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HP Software's community for IT leaders // February 2012
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Five steps to a better mobile strategy

In the mobile world, ad hoc development might seem the fastest way to get started, but it will only hurt you in the end. Instead, make a plan. Here’s how.

Today, the future of any enterprise depends in part on its ability to adapt to the mobile revolution. But going mobile isn’t as simple as flipping a switch. It requires a well-defined strategy that takes into account a multitude of factors that most apps teams never before had to consider. Here are five best practices for adapting.

Step 1: Understand why a strategy is so important
Imagine this: Your CEO marches into your office with his brand-new iPad and one accusatory question: Why don’t we have an app for the iPad?

“If you fail to create an agenda around mobility, it’s going to be dictated to you by your employees, customers or internal leaders,” says Jonathan Rende, vice president of products for HP Software. He notes that none of those constituents will really understand what it takes to develop mobile apps. “The consumer world has driven unprecedented changes in IT, and now IT needs the practices, delivery models and management solutions to make it work.”

An added hazard of an ill-planned strategy, Rende says, is the high profile of mobile applications. 

“Whatever you do in the mobile space will be highly visible,” he says. “Your mobile applications will be a point of differentiation or public embarrassment.”

A strategy is the only way to ensure it’s the former—and to reassure the CEO that his iPad is already part of your grand design.

Step 2: Appoint a leader
Mobility is going to be a bigger, more rapidly changing front than anything the industry has witnessed in quite some time, and it requires a champion to guide its development from the top. You need a leader to set the vision for your apps team and work with your CIO and other IT units—Operations and Security, in particular—on defining and refining your organization’s mobile strategy.

This leader will set big-picture priorities and such details as device support. Otherwise, uncoordinated plans will grow up from project teams, causing duplication of effort (and perhaps of apps themselves), wasted budget, lousy user experience and endless rework.

Facilitate a companywide conversation on mobile and make sure your IT teams are involved so that they can integrate into upcoming developments. Start measuring the impact of your organization’s mobile initiatives.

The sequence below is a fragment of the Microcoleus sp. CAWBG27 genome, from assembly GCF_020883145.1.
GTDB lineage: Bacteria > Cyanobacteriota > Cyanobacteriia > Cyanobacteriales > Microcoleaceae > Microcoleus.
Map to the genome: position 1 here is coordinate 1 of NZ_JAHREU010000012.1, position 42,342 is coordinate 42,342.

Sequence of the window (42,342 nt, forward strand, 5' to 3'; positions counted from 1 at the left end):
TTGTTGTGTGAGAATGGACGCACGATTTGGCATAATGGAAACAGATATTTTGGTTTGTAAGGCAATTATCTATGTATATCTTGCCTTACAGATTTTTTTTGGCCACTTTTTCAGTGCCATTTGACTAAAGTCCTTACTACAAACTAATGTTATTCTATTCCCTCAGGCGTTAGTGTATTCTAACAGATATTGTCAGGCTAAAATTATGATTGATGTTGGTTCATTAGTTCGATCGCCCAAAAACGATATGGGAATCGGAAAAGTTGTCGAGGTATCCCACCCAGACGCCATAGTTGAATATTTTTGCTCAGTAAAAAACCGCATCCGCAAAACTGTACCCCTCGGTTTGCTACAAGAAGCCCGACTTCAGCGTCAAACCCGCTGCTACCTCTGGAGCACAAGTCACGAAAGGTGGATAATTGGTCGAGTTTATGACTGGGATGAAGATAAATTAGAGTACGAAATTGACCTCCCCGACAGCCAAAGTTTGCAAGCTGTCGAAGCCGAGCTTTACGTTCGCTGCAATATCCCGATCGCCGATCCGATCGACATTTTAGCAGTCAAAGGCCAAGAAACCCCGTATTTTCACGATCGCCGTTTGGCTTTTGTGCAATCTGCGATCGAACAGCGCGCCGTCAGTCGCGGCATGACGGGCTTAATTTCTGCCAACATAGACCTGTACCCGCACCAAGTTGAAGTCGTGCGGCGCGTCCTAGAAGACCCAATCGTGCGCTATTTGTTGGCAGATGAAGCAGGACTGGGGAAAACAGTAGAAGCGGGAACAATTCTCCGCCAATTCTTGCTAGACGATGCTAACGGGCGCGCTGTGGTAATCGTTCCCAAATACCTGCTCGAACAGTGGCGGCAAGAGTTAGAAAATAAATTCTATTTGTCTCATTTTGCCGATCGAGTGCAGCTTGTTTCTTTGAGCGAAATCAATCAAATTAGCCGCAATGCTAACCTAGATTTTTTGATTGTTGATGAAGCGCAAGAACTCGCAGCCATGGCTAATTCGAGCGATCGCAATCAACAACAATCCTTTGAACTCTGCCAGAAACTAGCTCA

Step 3: Ask the right questions
Before your team starts developing, consider these questions:

  • Which apps do you want to mobilize? You can’t do everything at once.
  • What type of app will you make in each case? Whether you create a mobile web page, native apps for each platform, or both, you’ll want to consider the tradeoffs.
  • How will business processes change, and what are the development implications? For example, location-based functionality might shorten the process of a mobile transaction. Or perhaps you can add functionality by taking advantage of a device’s camera.
  • What platforms will you support? The consumerization of IT has made it harder to limit internal apps to specific platforms. For consumer-facing apps, you have no choice but to build something that performs on all major platforms.
  • Can Ops handle what you have in mind? Prepare the Ops team for the kind of real-time performance data you’ll need to refine your apps in the future.
  • How do we measure the impact of each mobile initiative? Define the metrics that will let you assess progress.

Step 4: Adapt your testing approach
Some companies launch apps without rigorous testing, and the customer ends up finding the inevitable bugs. Results: Brand damage and more workload to belatedly fix the problems.

Adapt your testing approach by:

  • Working in an Agile/iterative process. Your apps will need to evolve quickly and often to keep up with the mobile space. You can stick with waterfall, but you’ll still need to make your process as nimble as possible, because mobile won’t wait.
  • Automating testing. New devices and OS updates come out every day, so you must make your testing processes automated and repeatable. You’ll have more applications to test and less time.
  • Re-testing the back end and the network utilization. Mobility introduces latency and bandwidth issues that weren’t present before, so you must test the API in addition to functional validation, security and performance. 

Step 5: Work closely with Ops after launch
The speed of change in the mobile world requires a close relationship between Apps and Ops, before and after launch. You’ll rely on application monitoring data from the Ops team—which you will have discussed in Step 3—to understand your application’s performance. The “build it and walk away” mentality of the past won’t work in mobile, where bugs must be identified and patched almost immediately. Start nurturing the relationship now.

Mobile is a dynamic space, so plenty of agility is required. But underpinning that nimbleness must be a guiding vision championed by the organization’s leaders. For more information on developing a strategy and how HP can help, go to www.hp.com/go/mobile


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